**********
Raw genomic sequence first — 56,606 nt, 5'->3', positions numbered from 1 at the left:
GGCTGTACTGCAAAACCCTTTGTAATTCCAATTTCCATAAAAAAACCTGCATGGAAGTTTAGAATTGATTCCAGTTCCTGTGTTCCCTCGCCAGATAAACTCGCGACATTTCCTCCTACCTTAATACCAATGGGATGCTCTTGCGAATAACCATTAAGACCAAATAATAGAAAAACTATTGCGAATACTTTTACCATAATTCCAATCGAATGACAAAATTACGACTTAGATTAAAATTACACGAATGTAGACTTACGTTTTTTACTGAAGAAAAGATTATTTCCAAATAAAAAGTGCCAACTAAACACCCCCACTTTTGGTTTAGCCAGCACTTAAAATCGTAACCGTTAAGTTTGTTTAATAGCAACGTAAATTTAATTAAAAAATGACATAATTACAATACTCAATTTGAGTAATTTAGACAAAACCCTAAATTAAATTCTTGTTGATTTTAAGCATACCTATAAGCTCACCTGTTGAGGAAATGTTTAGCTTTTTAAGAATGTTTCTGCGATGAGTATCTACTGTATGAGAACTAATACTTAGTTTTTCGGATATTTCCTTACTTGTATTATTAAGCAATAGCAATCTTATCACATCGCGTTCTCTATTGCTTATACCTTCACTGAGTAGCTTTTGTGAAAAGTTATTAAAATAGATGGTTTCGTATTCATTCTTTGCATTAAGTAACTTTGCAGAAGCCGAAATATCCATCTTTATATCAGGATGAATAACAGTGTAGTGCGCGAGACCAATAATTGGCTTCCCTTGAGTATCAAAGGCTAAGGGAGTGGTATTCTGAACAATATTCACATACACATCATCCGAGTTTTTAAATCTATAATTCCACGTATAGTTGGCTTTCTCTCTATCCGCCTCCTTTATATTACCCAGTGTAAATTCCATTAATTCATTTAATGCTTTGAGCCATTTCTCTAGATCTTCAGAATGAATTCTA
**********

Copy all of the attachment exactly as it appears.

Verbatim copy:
Raw genomic sequence first — 56,606 nt, 5'->3', positions numbered from 1 at the left:
GGCTGTACTGCAAAACCCTTTGTAATTCCAATTTCCATAAAAAAACCTGCATGGAAGTTTAGAATTGATTCCAGTTCCTGTGTTCCCTCGCCAGATAAACTCGCGACATTTCCTCCTACCTTAATACCAATGGGATGCTCTTGCGAATAACCATTAAGACCAAATAATAGAAAAACTATTGCGAATACTTTTACCATAATTCCAATCGAATGACAAAATTACGACTTAGATTAAAATTACACGAATGTAGACTTACGTTTTTTACTGAAGAAAAGATTATTTCCAAATAAAAAGTGCCAACTAAACACCCCCACTTTTGGTTTAGCCAGCACTTAAAATCGTAACCGTTAAGTTTGTTTAATAGCAACGTAAATTTAATTAAAAAATGACATAATTACAATACTCAATTTGAGTAATTTAGACAAAACCCTAAATTAAATTCTTGTTGATTTTAAGCATACCTATAAGCTCACCTGTTGAGGAAATGTTTAGCTTTTTAAGAATGTTTCTGCGATGAGTATCTACTGTATGAGAACTAATACTTAGTTTTTCGGATATTTCCTTACTTGTATTATTAAGCAATAGCAATCTTATCACATCGCGTTCTCTATTGCTTATACCTTCACTGAGTAGCTTTTGTGAAAAGTTATTAAAATAGATGGTTTCGTATTCATTCTTTGCATTAAGTAACTTTGCAGAAGCCGAAATATCCATCTTTATATCAGGATGAATAACAGTGTAGTGCGCGAGACCAATAATTGGCTTCCCTTGAGTATCAAAGGCTAAGGGAGTGGTATTCTGAACAATATTCACATACACATCATCCGAGTTTTTAAATCTATAATTCCACGTATAGTTGGCTTTCTCTCTATCCGCCTCCTTTATATTACCCAGTGTAAATTCCATTAATTCATTTAATGCTTTGAGCCATTTCTCTAGATCTTCAGAATGAATTCTA